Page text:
Do we have too much optimism?
A number of stories hit the news services today and these stories pose the question as to whether markets are way too optimistic. For starters a couple of hawkish Republican Economists have hit out at the Fed suggesting that the Fed is well behind the curve. On the other hand we have a number of economists talk about Obama’s legacy and how his fiscal policy has created a tough question for Trump. Under Obama and remember Obama came in when the economy was at its worst he inherited a high unemployment rate, only two other Presidents created more jobs. Lyndon Johnson and Clinton, where both inherited an economy that had just turned so they were able to reap the benefits.
For Trump to create more jobs will require more, higher educated people as well as manufacturing. The problem with manufacturing is that these days it does not create the jobs it once did. For example Ford recently announced it was no longer building a plant in Mexico and Trump claimed credit. What many do not realise is that the Plant did not progress was because of several factors. One, the plant was producing small sedans a sector currently out of favour in the USA. Second the location to where the plant was relocated was next to Ford’s R&D section. The new plant is there for different models including building automated cars, additionally more robotics are incorporated and that means relatively jobs if any will be created.
On the economy if the Fed is behind the curve then bonds are too expensive and equities must be a little ahead of itself. Currently the S&P is expensive to bonds (see attached graph). Brexit looks like being very interesting given the UK has no plan on Brexit which is to begin soon and Theresa May when questioned by the Queen had no idea how she would initiate Brexit and what it meant for the UK economy. This could be quite dangerous for the pound, because if there is no plan the pound is very vulnerable to a significant fall.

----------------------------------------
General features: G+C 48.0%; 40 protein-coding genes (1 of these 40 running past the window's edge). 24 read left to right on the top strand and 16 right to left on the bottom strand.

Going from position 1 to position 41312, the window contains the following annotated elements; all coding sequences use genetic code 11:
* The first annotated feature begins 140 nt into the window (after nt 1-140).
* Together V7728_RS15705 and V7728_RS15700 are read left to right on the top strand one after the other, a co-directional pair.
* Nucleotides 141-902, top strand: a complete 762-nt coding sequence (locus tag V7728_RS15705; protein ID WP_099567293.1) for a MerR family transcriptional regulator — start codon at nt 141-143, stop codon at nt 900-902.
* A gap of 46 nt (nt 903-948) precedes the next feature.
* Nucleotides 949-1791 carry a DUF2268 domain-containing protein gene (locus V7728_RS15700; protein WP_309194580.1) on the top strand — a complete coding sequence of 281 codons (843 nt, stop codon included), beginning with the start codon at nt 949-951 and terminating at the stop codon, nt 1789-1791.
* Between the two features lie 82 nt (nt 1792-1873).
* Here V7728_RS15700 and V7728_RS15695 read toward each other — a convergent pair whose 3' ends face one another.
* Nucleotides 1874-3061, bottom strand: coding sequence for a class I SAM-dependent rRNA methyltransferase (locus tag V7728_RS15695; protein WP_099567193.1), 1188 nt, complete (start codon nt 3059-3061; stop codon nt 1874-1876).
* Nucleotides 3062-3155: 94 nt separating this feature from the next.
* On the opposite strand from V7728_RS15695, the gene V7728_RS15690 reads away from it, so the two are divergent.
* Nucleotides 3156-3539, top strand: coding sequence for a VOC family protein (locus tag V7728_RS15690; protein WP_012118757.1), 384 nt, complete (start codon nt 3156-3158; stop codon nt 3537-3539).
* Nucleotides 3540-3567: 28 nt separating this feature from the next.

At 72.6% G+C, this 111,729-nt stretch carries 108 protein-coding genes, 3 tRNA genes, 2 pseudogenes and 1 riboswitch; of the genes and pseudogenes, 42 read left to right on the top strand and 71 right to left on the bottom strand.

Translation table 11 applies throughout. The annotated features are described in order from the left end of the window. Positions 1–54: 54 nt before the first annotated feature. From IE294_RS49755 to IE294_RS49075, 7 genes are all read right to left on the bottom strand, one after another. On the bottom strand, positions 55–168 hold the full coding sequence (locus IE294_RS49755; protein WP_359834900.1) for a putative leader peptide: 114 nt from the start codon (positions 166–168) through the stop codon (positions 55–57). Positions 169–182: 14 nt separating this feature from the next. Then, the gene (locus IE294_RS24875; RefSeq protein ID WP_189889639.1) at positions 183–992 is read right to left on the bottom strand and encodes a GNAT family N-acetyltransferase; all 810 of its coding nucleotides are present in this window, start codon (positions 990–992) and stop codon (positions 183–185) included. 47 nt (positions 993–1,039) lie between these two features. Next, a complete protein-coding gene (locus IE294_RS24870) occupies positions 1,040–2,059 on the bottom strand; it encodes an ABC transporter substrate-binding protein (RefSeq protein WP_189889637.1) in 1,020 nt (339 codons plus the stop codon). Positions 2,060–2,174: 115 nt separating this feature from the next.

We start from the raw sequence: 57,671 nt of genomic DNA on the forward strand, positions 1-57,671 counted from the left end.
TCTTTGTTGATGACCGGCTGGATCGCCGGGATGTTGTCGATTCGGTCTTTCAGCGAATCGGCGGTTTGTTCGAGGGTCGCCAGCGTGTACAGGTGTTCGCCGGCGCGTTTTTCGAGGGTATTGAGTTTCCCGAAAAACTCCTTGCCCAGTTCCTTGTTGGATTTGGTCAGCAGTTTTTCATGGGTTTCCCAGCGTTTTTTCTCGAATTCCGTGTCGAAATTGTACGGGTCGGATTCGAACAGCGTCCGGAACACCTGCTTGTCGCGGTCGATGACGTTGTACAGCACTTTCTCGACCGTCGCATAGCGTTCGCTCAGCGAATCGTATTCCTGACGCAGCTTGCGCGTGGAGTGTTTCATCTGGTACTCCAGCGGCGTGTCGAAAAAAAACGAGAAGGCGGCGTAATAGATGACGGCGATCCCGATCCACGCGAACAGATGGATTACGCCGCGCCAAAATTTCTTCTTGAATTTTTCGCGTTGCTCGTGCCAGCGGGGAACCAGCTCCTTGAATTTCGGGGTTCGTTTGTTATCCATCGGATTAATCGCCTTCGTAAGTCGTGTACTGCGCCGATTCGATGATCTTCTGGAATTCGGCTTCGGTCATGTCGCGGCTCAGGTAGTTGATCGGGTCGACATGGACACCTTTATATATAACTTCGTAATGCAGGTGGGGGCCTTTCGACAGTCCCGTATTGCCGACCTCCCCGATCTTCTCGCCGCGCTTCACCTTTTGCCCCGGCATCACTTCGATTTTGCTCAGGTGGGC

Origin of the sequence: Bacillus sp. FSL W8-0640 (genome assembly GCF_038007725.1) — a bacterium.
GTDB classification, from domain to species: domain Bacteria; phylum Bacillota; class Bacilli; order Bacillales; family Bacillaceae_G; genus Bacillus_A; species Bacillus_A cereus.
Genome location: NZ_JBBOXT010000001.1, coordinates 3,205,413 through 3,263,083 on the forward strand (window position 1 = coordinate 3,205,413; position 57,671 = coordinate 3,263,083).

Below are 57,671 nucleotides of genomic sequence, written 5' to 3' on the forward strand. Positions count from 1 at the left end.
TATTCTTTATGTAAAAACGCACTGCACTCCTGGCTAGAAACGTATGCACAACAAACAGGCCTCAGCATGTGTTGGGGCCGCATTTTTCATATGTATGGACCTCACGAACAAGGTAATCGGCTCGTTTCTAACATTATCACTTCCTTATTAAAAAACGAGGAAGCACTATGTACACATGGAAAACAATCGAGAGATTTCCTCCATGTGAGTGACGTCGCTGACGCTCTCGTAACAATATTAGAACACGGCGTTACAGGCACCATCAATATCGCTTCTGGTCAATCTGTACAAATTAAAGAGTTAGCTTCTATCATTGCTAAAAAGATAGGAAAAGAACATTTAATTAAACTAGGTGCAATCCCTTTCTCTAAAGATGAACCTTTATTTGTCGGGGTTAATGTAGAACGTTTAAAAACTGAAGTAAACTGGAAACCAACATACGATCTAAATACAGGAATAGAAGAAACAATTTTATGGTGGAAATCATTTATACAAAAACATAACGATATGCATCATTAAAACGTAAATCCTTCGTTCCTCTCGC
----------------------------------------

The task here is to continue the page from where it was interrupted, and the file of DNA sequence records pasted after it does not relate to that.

Inflation is starting to pick up on populist politics. If this trend holds bonds have to rise and investors should be looking to increases in revenues and profitability for companies to justify current levels.
The Congress and Senate sit shortly and apparently the first agenda item is to repeal Obama Care. With no replacement or plan such a move may prove to be controversial.
Aussie Market Today.
Nasdaq hit a new high but the broader markets were down. Equities slid as commodities in particular crude fell. For the Aussie market with commodities a tad weaker this should translate into a slightly weak equity market. Bonds had a good day, 10 years rallying about 7 bp to close around 2.37. This move allowed the spread between Aussie 10 years and US 10 years to widen to about 35 points. With Aussie 10 years about 2.73 I expect that this margin will contract on the day and we could see Aussie bonds rally a few points.